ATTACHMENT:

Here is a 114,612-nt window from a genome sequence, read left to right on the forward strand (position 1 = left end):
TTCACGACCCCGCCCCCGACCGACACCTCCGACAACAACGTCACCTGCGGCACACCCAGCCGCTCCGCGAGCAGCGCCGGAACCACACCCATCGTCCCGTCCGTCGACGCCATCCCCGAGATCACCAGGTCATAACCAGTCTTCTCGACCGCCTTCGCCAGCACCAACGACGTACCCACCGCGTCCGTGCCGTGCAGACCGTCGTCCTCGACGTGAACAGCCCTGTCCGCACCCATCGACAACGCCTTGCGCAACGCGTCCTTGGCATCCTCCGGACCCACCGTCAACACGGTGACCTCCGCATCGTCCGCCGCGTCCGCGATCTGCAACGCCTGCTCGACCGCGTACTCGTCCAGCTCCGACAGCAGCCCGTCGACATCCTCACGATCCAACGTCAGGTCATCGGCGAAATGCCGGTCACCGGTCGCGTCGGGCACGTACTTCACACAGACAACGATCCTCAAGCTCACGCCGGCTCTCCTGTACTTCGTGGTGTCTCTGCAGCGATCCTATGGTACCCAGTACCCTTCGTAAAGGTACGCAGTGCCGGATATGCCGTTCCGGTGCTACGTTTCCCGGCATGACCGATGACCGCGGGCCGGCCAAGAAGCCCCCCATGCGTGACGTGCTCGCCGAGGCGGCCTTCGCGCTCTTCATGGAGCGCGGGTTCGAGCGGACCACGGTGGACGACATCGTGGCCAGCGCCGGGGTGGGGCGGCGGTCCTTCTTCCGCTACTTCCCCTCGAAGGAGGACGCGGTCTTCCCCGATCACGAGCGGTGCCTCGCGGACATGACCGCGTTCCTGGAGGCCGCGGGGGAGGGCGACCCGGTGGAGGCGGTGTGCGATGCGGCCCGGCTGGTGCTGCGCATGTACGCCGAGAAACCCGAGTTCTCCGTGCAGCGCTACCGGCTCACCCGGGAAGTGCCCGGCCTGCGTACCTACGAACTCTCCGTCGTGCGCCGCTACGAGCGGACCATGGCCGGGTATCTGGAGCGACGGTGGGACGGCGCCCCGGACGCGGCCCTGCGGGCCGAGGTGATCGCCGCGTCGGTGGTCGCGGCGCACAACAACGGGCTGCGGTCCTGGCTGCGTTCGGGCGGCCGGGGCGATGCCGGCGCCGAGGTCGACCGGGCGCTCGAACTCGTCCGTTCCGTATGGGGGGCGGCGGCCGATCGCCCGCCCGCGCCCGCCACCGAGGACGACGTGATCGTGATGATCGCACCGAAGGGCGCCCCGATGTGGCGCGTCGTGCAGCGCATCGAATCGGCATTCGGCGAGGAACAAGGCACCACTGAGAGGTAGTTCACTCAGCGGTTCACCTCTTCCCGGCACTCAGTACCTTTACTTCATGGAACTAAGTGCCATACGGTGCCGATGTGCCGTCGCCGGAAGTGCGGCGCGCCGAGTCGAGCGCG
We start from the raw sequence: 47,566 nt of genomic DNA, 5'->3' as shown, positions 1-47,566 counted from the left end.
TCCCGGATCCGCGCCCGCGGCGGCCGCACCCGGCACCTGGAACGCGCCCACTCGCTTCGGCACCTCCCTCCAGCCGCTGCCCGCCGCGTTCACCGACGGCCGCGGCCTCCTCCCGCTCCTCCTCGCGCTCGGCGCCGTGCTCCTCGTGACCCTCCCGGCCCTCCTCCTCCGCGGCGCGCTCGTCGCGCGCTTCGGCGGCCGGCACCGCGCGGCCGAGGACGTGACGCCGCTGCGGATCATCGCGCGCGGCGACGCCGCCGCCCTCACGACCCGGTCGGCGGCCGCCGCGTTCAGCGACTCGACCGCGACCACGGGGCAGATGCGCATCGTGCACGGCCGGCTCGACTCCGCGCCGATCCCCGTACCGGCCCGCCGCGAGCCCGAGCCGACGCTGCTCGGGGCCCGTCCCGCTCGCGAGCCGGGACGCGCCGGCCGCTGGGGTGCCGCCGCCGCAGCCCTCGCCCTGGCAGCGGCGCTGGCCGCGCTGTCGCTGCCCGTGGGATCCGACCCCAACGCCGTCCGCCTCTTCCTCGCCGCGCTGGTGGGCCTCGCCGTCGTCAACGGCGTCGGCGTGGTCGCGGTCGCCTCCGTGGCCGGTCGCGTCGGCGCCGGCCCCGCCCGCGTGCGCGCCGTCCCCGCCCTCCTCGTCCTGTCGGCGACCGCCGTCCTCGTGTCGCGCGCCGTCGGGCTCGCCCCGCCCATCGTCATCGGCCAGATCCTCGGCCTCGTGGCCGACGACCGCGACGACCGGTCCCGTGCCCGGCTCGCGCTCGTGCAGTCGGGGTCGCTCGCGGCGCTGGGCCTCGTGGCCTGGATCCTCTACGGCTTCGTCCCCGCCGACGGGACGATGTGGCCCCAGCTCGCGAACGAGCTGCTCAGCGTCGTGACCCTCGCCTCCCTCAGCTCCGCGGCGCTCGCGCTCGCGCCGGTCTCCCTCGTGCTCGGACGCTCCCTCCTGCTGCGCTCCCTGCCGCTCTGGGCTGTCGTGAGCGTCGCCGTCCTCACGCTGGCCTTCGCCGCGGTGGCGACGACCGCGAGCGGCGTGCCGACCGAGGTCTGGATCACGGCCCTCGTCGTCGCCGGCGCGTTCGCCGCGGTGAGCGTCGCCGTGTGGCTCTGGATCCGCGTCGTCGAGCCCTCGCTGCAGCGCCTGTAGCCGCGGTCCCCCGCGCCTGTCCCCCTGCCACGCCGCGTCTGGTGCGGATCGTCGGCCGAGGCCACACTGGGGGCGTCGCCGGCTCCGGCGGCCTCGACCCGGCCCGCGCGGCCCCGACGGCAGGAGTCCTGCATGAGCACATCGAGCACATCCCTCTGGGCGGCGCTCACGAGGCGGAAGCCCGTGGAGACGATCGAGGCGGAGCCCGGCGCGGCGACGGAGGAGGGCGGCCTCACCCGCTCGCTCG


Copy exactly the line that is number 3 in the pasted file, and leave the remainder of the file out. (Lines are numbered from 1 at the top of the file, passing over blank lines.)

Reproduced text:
We start from the raw sequence: 47,566 nt of genomic DNA, 5'->3' as shown, positions 1-47,566 counted from the left end.